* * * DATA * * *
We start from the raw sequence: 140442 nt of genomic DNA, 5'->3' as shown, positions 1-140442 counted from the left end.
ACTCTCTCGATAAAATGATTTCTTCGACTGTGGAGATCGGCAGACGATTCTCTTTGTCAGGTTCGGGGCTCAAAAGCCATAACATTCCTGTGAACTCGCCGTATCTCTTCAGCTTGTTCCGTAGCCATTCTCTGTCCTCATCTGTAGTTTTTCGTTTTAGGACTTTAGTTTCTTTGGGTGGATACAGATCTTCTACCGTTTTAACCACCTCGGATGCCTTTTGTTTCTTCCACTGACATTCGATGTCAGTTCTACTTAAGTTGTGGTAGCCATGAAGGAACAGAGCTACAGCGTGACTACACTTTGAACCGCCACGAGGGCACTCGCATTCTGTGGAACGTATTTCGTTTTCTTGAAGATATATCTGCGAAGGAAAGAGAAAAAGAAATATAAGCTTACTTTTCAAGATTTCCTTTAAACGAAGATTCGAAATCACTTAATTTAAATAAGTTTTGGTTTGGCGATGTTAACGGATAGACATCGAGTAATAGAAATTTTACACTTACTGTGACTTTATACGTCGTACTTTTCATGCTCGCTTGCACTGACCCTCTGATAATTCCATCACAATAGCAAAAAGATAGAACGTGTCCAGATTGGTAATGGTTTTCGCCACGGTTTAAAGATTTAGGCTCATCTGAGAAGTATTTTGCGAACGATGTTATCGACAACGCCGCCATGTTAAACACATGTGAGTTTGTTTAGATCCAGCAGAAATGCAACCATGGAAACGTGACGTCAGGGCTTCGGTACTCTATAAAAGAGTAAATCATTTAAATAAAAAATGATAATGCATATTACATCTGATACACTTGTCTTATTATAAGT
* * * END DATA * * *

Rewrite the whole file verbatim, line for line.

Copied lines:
We start from the raw sequence: 140442 nt of genomic DNA, 5'->3' as shown, positions 1-140442 counted from the left end.
ACTCTCTCGATAAAATGATTTCTTCGACTGTGGAGATCGGCAGACGATTCTCTTTGTCAGGTTCGGGGCTCAAAAGCCATAACATTCCTGTGAACTCGCCGTATCTCTTCAGCTTGTTCCGTAGCCATTCTCTGTCCTCATCTGTAGTTTTTCGTTTTAGGACTTTAGTTTCTTTGGGTGGATACAGATCTTCTACCGTTTTAACCACCTCGGATGCCTTTTGTTTCTTCCACTGACATTCGATGTCAGTTCTACTTAAGTTGTGGTAGCCATGAAGGAACAGAGCTACAGCGTGACTACACTTTGAACCGCCACGAGGGCACTCGCATTCTGTGGAACGTATTTCGTTTTCTTGAAGATATATCTGCGAAGGAAAGAGAAAAAGAAATATAAGCTTACTTTTCAAGATTTCCTTTAAACGAAGATTCGAAATCACTTAATTTAAATAAGTTTTGGTTTGGCGATGTTAACGGATAGACATCGAGTAATAGAAATTTTACACTTACTGTGACTTTATACGTCGTACTTTTCATGCTCGCTTGCACTGACCCTCTGATAATTCCATCACAATAGCAAAAAGATAGAACGTGTCCAGATTGGTAATGGTTTTCGCCACGGTTTAAAGATTTAGGCTCATCTGAGAAGTATTTTGCGAACGATGTTATCGACAACGCCGCCATGTTAAACACATGTGAGTTTGTTTAGATCCAGCAGAAATGCAACCATGGAAACGTGACGTCAGGGCTTCGGTACTCTATAAAAGAGTAAATCATTTAAATAAAAAATGATAATGCATATTACATCTGATACACTTGTCTTATTATAAGT